Rafa: My story
A perfect book for sports enthusiasts. Rafa is undoubtedly one of the few sportsperson who have built their career from sheer hard work and persistence. To be one of the greats, one needs to understand one’s own limitations. Rafa has definitely done that, he knows his strengths and weaknesses.
I have always admired people who of hard work rather than pure talent. Strangely I never saw Tennis players in that way. I liked Boris Becker, Pete Sampras and Roger Federer more because of their playing style. I started following Tennis in the era where serve and volley was the most popular style. Slowly, as I grew up, the serve and volley game started to fade and behind-the-baseline and all-round/all-court became more popular.
I still remember the days when I supported Federer over Rafa during their epic clashes. Somehow I always saw Fedex’s playing style as a perfect class and Rafa’s as brute power. But I couldn’t deny that Rafa was definitely more hard-working than Fedex, as Fedex was naturally gifted. This is when I wanted to read more about Rafa Nadal. Okay!!! enough of the background about the book, now I will get to the review of the book.
It is a well written book describing both personal and professional sides of Rafa Nadal. What we usually see on the court is the aggressive side, but off the court he is calm. He has a closed entourage which includes his family, extended family, coach, physio and agent. Rafa is just a finished product, it wouldn’t have been possible without a great family. They never treated him as a celebrity. Everyone shares what his mother calls “a doctrine”, for how to conduct themselves in the world. As a family they anchor stability and create a safe haven. I think this is the major reason behind his modesty. Success has never got into his head. Just imagine a 19-year-old winning a grand slam title and what could have happened to him if he was not set with a right example. One excerpt that I distinctly remember when he talks about Roger Federer, “Toni was right. His serve is better than mine, his volley too; his forehand is probably more decisive than mine, his sliced backhand definitely is, and his positioning on the court is better too”. This shows his down to earth nature.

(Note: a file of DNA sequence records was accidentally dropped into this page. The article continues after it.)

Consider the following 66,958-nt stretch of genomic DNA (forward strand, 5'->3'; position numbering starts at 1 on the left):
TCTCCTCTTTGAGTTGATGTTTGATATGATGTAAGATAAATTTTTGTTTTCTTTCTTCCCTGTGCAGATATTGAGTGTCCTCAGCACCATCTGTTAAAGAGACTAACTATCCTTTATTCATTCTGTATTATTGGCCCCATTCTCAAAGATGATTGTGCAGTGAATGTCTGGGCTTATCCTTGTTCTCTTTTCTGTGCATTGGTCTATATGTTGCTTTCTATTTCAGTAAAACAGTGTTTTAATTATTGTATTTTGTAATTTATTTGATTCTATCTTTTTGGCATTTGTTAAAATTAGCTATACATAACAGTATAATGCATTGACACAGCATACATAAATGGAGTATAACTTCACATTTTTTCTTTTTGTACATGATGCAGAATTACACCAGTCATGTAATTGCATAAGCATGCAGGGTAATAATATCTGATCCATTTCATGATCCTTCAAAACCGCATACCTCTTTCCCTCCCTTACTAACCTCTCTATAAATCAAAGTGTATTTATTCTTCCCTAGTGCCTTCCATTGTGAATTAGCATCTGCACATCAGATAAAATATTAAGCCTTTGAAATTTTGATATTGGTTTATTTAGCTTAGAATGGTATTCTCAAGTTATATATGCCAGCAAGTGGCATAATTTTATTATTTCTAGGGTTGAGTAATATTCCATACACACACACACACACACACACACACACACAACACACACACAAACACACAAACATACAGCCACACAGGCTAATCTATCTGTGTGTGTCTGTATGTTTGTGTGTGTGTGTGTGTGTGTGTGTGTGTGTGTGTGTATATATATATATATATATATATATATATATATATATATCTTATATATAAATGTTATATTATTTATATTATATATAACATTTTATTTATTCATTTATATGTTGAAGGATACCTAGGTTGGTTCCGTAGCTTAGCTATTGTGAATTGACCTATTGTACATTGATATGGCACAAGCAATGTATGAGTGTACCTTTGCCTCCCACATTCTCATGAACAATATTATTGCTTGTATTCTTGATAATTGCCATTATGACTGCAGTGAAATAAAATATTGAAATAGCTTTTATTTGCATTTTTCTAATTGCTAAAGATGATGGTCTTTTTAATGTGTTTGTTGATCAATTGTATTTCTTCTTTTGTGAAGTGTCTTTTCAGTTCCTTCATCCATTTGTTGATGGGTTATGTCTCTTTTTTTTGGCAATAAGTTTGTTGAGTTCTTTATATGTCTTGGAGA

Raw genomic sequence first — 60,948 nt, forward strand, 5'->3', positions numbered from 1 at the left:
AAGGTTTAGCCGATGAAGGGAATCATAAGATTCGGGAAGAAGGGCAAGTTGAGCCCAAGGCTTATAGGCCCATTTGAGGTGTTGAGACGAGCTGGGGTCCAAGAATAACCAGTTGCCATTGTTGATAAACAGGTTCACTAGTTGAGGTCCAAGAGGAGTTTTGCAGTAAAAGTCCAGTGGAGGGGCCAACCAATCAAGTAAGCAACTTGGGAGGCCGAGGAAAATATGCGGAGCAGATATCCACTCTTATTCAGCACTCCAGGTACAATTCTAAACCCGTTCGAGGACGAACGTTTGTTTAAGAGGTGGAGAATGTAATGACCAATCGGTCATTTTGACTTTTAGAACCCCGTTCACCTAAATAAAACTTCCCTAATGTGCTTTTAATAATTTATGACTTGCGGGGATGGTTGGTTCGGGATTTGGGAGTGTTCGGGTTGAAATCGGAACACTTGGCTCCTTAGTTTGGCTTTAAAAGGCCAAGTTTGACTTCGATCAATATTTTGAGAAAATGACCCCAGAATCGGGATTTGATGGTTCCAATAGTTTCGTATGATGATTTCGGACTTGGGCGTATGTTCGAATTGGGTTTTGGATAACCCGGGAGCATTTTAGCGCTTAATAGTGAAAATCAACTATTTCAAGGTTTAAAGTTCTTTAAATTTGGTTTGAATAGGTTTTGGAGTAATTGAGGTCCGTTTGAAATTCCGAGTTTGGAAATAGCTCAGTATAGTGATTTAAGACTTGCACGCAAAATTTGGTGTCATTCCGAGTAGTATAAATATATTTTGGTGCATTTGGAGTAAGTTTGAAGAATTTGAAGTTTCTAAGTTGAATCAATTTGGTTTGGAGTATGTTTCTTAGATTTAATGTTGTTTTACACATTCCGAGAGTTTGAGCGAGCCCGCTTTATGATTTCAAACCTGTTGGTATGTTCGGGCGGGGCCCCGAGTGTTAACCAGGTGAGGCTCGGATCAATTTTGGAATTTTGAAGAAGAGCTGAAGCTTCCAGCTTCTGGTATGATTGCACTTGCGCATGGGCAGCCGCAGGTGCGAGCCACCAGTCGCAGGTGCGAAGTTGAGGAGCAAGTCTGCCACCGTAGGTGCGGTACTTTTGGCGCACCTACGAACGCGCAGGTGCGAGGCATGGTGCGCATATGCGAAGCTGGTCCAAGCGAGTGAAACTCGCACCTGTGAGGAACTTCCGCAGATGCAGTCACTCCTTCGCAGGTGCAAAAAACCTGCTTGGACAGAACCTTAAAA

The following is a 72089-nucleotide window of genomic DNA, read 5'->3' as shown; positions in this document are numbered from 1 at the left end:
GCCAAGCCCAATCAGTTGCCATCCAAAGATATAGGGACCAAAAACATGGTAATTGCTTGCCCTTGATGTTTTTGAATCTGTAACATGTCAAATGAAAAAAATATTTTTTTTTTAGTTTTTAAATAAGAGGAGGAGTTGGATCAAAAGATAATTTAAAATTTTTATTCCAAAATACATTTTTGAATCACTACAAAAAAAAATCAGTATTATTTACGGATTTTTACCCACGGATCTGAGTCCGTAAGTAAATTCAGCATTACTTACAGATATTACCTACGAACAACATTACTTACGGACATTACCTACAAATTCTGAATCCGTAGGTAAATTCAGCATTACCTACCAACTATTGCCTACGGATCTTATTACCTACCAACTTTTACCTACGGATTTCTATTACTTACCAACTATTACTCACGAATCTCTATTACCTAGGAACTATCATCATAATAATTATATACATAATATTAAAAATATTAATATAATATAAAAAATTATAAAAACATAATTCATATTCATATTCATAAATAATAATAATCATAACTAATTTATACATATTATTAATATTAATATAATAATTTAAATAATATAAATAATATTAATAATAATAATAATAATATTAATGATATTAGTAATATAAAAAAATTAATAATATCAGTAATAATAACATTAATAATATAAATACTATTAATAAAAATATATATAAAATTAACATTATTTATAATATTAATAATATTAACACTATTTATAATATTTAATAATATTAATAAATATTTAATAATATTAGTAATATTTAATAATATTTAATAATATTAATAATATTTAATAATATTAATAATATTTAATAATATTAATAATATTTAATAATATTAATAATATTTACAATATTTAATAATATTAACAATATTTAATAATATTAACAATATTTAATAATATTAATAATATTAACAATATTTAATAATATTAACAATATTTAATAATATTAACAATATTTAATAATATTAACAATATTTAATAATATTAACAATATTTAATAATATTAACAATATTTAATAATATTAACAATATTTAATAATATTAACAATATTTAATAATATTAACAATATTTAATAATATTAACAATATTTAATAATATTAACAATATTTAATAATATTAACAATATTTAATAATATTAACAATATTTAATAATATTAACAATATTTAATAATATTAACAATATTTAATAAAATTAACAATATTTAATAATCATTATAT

Another favourite excerpt of mine when Rafa talks about his experience at the Beijing Olympics, “My first experience of taking part in the biggest sports show on earth. I enjoyed it immensely and it taught me a lot – most of all, how lucky I am”… “I understand better than ever just how privileged we professional tennis players are, and how unjust is the predicament of so many Olympic athletes. They train incredibly hard, at least as hard as we do, yet the rewards tend to be far small.”
Some highlights of the book are his first person narrative of Wimbledon 2007,2008; Australian Open 2009; French Open 2006-2011, and US Open 2010 finals. You will get to read what a player goes through during an epic finals. The rituals/routine before the match, nerves during the sets, endurance, injuries, coming close to the win or going through a smashing defeat are worth reading. I think Rafa’s journey has been a memorable one. The way he won those grand slams, coming out of a major injury and many more.
Overall a gripping narrative about the life of Rafa Nadal. Rafa and the ghost author, John Carlin (author of Invictus) have pulled off an unorthodox memoir. I would give 4/5 for the book.